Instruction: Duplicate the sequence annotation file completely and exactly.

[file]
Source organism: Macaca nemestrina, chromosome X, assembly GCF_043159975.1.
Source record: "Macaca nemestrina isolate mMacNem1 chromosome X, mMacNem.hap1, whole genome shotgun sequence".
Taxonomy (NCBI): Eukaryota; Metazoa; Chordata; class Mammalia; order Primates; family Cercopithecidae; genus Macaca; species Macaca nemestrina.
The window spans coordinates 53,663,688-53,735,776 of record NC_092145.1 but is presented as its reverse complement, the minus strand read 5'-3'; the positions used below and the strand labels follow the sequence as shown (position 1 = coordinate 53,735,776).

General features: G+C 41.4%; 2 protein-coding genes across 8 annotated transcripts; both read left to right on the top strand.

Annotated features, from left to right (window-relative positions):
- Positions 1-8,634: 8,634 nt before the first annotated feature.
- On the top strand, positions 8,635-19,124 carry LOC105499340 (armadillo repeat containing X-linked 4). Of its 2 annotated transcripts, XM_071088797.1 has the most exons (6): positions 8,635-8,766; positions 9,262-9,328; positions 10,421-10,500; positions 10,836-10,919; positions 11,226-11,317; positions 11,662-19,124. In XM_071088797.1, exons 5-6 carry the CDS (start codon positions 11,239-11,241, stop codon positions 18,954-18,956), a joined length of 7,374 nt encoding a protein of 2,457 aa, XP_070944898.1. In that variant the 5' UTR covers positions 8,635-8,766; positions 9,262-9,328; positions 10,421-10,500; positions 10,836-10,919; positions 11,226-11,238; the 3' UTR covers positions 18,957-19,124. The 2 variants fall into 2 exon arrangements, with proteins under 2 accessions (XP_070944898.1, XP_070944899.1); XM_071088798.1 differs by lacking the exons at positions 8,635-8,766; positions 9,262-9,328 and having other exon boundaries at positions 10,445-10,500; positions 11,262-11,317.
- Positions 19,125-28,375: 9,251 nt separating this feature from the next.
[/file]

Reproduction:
Source organism: Macaca nemestrina, chromosome X, assembly GCF_043159975.1.
Source record: "Macaca nemestrina isolate mMacNem1 chromosome X, mMacNem.hap1, whole genome shotgun sequence".
Taxonomy (NCBI): Eukaryota; Metazoa; Chordata; class Mammalia; order Primates; family Cercopithecidae; genus Macaca; species Macaca nemestrina.
The window spans coordinates 53,663,688-53,735,776 of record NC_092145.1 but is presented as its reverse complement, the minus strand read 5'-3'; the positions used below and the strand labels follow the sequence as shown (position 1 = coordinate 53,735,776).

General features: G+C 41.4%; 2 protein-coding genes across 8 annotated transcripts; both read left to right on the top strand.

Annotated features, from left to right (window-relative positions):
- Positions 1-8,634: 8,634 nt before the first annotated feature.
- On the top strand, positions 8,635-19,124 carry LOC105499340 (armadillo repeat containing X-linked 4). Of its 2 annotated transcripts, XM_071088797.1 has the most exons (6): positions 8,635-8,766; positions 9,262-9,328; positions 10,421-10,500; positions 10,836-10,919; positions 11,226-11,317; positions 11,662-19,124. In XM_071088797.1, exons 5-6 carry the CDS (start codon positions 11,239-11,241, stop codon positions 18,954-18,956), a joined length of 7,374 nt encoding a protein of 2,457 aa, XP_070944898.1. In that variant the 5' UTR covers positions 8,635-8,766; positions 9,262-9,328; positions 10,421-10,500; positions 10,836-10,919; positions 11,226-11,238; the 3' UTR covers positions 18,957-19,124. The 2 variants fall into 2 exon arrangements, with proteins under 2 accessions (XP_070944898.1, XP_070944899.1); XM_071088798.1 differs by lacking the exons at positions 8,635-8,766; positions 9,262-9,328 and having other exon boundaries at positions 10,445-10,500; positions 11,262-11,317.
- Positions 19,125-28,375: 9,251 nt separating this feature from the next.